These open criteria alone would obviously have alerted the Department of Indian Affairs to understand that a relatively high number of prospective applicants might likely be eligible; yet this is what the Department of Indian Affairs negotiated over a four-year period and obviously intended.
The next criteria for enrolment required that the applicants or their descendants be either resident of or connected to a pre-Confederation Newfoundland Mi'kmaq community as listed within the agreement in 1949.
For non-residents, the applicants would show an ongoing connection to that community. This was achieved, as according to the document, by their self-identifying as members of the Mi'kmaq group of Indians, by demonstrating an ongoing connection to a Newfoundland Mi'kmaq community by way of regular telephone calls or travel to the community and by establishing that the applicants continued to live the Mi'kmaq way of life.
This is spelled out in plain language within the agreement and within the application guides that were produced for applicants by the federal government and by the Federation of Newfoundland Indians authorities. For instance, according to the agreement at paragraph 25(B)(ii) of annex A, the latter requirement could be established by way of the following: by demonstrating “knowledge of Mi’kmaq customs and beliefs...or pursuit of traditional activities” within Federation of Newfoundland Indians members, by hunting and fishing. That is what the Federation of Newfoundland Indians and the enrolment committee found would satisfy that particular test.
I will also highlight a couple of points as to what the government knew it signed as part of its agreement with the Mi’kmaq. Paragraph 13 of annex A specifically states:
The applicant must provide evidence that he is of Canadian Indian Ancestry. There is no minimum blood quantum.
To reinforce that both the government and the FNI were fully aware of the criteria that had been agreed to, documents produced to assist applicants in preparing their applications, as well as information found on the Government of Canada's own website, specifically state that residency is not a requirement of enrolment as long as a connection to a Mi’kmaq community can be established and maintained. A connection is described in those documents as visits and communication. Membership in the Federation of Newfoundland Indians was also specifically described in literature and in web portals as being of value but optional. That point is further proved by the history of decisions on membership. Literally thousands of out-of-province applicants who are not members of the FNI have been already approved for membership in Qalipu, with federal representatives and FNI member representatives on the enrolment committee making those decisions for the last four years.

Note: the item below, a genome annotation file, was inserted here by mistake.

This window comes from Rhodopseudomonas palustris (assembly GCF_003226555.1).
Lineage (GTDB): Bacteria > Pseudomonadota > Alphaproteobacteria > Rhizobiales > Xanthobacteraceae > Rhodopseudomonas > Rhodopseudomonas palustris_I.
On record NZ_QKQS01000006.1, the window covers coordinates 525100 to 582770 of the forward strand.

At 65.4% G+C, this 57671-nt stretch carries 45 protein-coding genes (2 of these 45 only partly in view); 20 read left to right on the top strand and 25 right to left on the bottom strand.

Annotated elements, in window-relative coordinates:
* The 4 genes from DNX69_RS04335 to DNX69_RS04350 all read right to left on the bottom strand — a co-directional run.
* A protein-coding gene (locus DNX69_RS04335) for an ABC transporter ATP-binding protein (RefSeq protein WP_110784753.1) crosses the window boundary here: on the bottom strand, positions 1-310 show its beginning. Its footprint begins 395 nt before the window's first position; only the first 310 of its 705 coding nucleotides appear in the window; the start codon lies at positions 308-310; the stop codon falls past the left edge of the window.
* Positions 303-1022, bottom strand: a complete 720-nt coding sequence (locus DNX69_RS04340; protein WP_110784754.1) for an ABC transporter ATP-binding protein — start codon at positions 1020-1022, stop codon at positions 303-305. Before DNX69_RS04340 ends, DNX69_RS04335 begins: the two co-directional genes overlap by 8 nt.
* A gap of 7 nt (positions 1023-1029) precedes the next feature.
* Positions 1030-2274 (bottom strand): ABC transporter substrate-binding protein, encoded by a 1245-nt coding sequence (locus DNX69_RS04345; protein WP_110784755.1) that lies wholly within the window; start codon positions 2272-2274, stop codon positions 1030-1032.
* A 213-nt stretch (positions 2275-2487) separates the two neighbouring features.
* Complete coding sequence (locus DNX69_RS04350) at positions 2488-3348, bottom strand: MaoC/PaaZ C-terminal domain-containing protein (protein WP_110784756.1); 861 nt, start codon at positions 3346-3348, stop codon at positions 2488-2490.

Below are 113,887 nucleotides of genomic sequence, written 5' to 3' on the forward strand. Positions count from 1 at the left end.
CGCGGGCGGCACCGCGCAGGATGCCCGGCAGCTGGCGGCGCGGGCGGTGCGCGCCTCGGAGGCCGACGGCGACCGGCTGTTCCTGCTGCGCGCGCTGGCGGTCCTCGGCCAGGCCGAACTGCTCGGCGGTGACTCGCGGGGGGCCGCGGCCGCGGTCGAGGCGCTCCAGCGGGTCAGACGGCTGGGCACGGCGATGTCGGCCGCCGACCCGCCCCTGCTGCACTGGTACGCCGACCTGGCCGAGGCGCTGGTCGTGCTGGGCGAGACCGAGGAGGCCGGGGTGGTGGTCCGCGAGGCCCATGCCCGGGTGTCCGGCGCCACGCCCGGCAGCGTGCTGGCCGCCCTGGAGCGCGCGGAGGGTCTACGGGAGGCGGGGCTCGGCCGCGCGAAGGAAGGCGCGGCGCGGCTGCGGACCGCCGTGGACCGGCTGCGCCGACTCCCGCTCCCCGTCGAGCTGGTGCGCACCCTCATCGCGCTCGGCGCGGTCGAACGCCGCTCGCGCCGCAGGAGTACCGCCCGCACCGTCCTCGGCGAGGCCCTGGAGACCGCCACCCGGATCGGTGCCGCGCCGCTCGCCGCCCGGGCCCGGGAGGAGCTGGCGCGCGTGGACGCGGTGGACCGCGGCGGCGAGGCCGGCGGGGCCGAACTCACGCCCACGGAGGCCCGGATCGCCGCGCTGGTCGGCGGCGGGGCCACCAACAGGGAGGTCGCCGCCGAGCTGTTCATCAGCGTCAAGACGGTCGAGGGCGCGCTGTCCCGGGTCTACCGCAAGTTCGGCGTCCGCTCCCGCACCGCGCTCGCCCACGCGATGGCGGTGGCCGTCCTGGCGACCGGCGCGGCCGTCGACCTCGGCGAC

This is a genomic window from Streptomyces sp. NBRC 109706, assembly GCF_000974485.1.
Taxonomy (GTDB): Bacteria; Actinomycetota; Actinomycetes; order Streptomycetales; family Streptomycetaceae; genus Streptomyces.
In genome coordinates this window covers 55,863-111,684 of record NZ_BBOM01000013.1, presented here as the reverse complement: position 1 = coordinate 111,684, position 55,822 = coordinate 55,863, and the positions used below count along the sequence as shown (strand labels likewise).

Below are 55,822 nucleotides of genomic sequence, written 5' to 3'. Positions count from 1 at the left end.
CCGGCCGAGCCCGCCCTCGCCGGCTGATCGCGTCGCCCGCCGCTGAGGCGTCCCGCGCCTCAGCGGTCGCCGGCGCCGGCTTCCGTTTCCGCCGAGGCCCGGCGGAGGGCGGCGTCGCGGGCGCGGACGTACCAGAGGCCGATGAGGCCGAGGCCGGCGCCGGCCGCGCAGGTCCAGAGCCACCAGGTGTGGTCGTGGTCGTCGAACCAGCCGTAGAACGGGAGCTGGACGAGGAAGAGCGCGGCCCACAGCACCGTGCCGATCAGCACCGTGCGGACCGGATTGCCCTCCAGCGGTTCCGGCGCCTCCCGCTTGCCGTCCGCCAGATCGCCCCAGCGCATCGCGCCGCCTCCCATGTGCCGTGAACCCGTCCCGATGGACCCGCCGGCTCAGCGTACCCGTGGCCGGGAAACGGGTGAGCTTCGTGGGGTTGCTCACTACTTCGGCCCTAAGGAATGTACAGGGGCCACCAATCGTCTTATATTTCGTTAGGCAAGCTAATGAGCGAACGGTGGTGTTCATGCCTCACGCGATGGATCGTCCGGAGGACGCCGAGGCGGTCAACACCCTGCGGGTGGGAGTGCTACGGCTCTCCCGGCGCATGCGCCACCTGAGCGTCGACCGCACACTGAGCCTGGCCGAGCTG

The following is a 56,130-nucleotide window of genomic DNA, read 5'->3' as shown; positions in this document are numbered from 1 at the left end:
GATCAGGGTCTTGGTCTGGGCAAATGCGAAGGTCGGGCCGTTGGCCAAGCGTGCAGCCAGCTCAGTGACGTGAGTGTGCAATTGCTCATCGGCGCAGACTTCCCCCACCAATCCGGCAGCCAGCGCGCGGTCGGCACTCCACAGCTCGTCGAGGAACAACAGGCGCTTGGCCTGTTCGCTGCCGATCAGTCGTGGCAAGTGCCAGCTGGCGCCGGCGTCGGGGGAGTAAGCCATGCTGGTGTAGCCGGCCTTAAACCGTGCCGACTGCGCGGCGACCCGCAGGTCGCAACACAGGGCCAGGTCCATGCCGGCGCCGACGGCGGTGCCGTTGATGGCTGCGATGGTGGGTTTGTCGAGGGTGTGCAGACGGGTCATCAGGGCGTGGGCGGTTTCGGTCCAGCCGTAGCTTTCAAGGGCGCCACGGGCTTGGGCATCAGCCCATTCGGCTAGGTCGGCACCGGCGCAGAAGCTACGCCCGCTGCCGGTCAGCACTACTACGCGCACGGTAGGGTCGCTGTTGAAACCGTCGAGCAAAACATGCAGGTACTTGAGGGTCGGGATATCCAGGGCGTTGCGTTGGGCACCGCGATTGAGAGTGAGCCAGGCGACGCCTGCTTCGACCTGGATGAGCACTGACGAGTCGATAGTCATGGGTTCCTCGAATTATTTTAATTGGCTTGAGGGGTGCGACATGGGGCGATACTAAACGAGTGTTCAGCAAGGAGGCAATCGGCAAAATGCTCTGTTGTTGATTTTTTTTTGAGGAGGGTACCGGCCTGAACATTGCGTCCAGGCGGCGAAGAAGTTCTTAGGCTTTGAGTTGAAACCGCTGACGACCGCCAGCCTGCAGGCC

Furthermore, during the course of the agreement's implementation, the government members had several mechanisms available to them to address any problems that they foresaw with the integrity of the membership through the enrolment committee, which they did not exercise. This circumstance is highly material to the discussion from an administrative fairness perspective. Federal government members sat on the enrolment committee and assessed every application for the last four years. They knew every detail of every application and the number of approvals and applications received. They could have asserted a concern and their position on matters at that table. They did not.
The federal government members could have also appealed any decision of the enrolment committee that they did not like to a former justice of the Supreme Court of Newfoundland and Labrador who served as the appeals master for the process. As early as 2009, with three years left in the application intake process, and with the number of recognized members already standing at 10,000 and the number of applications awaiting review standing at 20,000 and growing on a day-to-day basis, not once did the government exercise this option. Only when the membership grew to 24,000, and only when 75,000 applications were awaiting processing, did it act.
If the original target was for a total membership of 8,000 to 12,000 members at the onset of the agreement, the government's inaction defies credibility. It should also be noted that the federal government had a unique authority within the process. It could veto any application on the basis of unfounded Indian ancestry. Further, the federal government had other means to identify and address issues. For instance, the federal government members could audit the enrolment process and that of the enrolment committee's decisions. They did so in 2010 and 2011, with no significant concerns being registered by the federal auditors. They audited to ensure the integrity of the process and the integrity of the enrolment. The audits found no problems.
My time is expiring, but I would like to conclude my first presentation to the House on this matter by saying the government cannot reasonably make any case that the situation surrounding the registration of the Mi'kmaq of Newfoundland is not anything but of their own hand. They established the rules, they enforced the rules for four years, and now they are suggesting that they do not like the rules that they established and they want to take them back.
The law does not work that way.